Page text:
Modern developers can learn a lot from the failures of the past, particularly when it comes to ambitious projects canceled before they could realize their potential.
Whether because of scope, evolving technology or changing markets, so many factors can impact the decision to cancel a game.
Titles like The Avengers and Gotham By Gaslight, which were both canceled at THQ before they came to fruition, represent missed opportunities for both fans and developers, and give an idea about how easily good ideas can slip through the cracks.
The mid-2010s saw a boom in superhero projects, particularly off the back of films like The Dark Knight and Iron Man. That interest bled into video games, spawning multiple spin-offs like Gotham By Gaslight. This canceled Victorian-era tale was based on the 1989 comic series of the same name and aimed to showcase a unique look at the world of Batman and all its denizens. It was in development at THQ for several months but never got off the ground.
Despite never being released, leaked prototype footage gave audiences an important glimpse into a game loaded with potential. Its moody streets are clearly unfinished, but the remnants of the project are a stark reminder of just how popular Batman became in mainstream media following the release of The Dark Knight. Superheroes were the big new thing — they still are — and the rush to develop games in the genre meant several were left by the wayside.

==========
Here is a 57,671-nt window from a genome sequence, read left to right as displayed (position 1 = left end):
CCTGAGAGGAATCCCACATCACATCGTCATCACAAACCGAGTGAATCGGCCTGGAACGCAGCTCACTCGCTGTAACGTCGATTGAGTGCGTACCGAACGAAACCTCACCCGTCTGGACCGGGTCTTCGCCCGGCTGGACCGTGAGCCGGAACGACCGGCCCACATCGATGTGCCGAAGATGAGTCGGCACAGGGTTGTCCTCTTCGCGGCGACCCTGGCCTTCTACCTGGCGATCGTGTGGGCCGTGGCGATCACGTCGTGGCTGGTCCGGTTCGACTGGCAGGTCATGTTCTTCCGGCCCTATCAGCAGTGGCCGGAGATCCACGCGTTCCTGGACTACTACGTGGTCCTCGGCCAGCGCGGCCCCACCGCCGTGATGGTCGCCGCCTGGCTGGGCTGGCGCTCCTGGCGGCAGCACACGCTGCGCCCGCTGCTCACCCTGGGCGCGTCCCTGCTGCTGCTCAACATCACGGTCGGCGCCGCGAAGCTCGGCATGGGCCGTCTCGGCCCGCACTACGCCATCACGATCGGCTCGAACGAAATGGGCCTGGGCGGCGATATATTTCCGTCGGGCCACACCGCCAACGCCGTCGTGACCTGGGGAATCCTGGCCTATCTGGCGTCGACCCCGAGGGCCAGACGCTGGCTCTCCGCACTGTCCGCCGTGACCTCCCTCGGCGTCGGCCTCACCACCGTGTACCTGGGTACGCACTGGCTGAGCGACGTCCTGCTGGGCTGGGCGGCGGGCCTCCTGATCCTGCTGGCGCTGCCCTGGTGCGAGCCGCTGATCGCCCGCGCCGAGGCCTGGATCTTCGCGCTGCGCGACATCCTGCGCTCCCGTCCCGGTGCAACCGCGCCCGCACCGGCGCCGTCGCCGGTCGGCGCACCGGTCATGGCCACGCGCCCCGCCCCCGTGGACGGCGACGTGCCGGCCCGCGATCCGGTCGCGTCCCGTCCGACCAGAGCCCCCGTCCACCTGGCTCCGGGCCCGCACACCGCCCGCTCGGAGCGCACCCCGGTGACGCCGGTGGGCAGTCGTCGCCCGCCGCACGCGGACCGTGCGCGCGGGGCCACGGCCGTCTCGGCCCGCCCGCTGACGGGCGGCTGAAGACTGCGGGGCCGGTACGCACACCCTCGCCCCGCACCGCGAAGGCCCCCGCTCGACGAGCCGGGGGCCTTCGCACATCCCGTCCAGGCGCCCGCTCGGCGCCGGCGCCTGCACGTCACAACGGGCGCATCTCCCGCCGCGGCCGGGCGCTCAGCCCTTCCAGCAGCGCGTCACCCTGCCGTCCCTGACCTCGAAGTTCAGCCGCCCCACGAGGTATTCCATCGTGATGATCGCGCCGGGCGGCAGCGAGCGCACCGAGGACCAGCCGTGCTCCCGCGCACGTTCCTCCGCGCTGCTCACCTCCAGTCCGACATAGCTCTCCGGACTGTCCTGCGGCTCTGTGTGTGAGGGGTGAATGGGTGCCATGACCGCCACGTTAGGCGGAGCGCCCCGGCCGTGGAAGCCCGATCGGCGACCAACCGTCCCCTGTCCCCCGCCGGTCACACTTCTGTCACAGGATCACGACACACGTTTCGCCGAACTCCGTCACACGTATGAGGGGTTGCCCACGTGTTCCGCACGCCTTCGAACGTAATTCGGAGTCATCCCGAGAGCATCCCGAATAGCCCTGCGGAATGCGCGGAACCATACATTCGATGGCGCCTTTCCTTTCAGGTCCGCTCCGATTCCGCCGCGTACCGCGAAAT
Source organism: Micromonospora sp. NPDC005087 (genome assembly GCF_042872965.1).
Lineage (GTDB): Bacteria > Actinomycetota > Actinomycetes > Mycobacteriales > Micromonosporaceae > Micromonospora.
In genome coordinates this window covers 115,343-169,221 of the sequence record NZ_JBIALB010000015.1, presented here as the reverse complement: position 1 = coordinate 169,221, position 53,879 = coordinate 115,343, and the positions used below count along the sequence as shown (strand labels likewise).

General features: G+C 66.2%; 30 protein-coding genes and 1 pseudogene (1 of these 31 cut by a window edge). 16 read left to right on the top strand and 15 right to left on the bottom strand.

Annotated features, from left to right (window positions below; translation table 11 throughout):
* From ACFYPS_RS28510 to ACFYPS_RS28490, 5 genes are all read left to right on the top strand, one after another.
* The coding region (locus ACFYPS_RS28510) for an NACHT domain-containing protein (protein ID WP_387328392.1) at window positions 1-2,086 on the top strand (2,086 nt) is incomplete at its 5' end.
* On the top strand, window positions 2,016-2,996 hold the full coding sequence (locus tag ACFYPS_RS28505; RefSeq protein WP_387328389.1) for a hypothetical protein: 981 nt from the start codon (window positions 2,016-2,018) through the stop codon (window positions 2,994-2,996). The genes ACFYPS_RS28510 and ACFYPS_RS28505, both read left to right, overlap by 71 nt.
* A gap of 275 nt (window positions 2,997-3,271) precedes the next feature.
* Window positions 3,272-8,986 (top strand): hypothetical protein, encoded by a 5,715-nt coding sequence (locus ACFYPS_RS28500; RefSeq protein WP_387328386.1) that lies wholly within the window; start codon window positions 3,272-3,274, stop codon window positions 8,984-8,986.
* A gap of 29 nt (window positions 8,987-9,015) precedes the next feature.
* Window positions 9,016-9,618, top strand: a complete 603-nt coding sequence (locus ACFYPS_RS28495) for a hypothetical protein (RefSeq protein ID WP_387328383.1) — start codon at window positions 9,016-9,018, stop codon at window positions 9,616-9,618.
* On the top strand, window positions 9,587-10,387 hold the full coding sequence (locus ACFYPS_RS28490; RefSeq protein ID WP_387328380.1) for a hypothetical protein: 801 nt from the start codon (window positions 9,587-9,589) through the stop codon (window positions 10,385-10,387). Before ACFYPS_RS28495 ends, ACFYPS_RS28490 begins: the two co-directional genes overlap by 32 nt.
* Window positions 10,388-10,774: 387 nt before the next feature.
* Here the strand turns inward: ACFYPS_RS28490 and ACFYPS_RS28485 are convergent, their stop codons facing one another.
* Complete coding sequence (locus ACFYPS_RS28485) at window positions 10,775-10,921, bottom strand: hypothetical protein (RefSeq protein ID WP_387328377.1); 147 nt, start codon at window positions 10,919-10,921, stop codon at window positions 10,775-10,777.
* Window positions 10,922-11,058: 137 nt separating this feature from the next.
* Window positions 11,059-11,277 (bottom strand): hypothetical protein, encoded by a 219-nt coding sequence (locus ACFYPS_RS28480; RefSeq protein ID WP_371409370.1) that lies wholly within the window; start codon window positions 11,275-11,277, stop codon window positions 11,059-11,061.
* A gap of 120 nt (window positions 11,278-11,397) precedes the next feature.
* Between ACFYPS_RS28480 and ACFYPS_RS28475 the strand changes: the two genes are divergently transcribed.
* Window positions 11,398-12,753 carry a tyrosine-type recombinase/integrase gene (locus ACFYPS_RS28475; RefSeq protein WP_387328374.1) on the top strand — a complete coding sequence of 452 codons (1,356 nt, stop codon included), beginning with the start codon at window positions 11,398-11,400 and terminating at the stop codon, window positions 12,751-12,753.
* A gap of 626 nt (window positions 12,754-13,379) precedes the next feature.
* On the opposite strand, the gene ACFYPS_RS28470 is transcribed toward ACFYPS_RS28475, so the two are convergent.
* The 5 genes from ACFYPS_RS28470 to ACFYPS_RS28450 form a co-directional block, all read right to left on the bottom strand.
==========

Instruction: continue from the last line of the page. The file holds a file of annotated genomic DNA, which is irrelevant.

Regardless of how far the game was into development before it was canceled, it represents significant work and ideas from developers like former THQ creative manager, Scott Rogers. According to Rogers, he only worked on the project for a few months — but even that was enough to make the loss sting.
“Often good games get cancelled and you don’t have the visibility to why it happened. All you see is this great product that everyone is working hard on and pouring their energy into,” Rogers told Kotaku Australia via email. “I’m sure there were many reasons why the game wasn’t made but most of those decisions happen ‘above your paygrade.’”
Despite his disappointment, Rogers acknowledged most decisions made by game studios are purely financial. But that means games history can be lost in an instant without any means to salvage it.
And a decade later, Rogers still doesn’t know why Gotham By Gaslight was shelved.
“If only for novelty’s sake, it’s important to know about these games,” Rogers told Kotaku Australia. “Who doesn’t love to play “what if?”
In the case of fighter Thrill Kill, a 1998 fighting game allegedly canceled for its raunchiness, it took a “mystery” leak for the game to ever surface. While the game was reportedly 99 percent complete (and marketed) ahead of its planned launch, EA canned it due to its violence and lewdness, which included BDSM-themed fighters and severed limbs.
“When the upper echelons at EA saw it, and considering their close relations with a certain senator, [Joseph] Lieberman, it was placed on the highest, dustiest shelf that they could find,” programmer David Olloman told VG247 in 2018.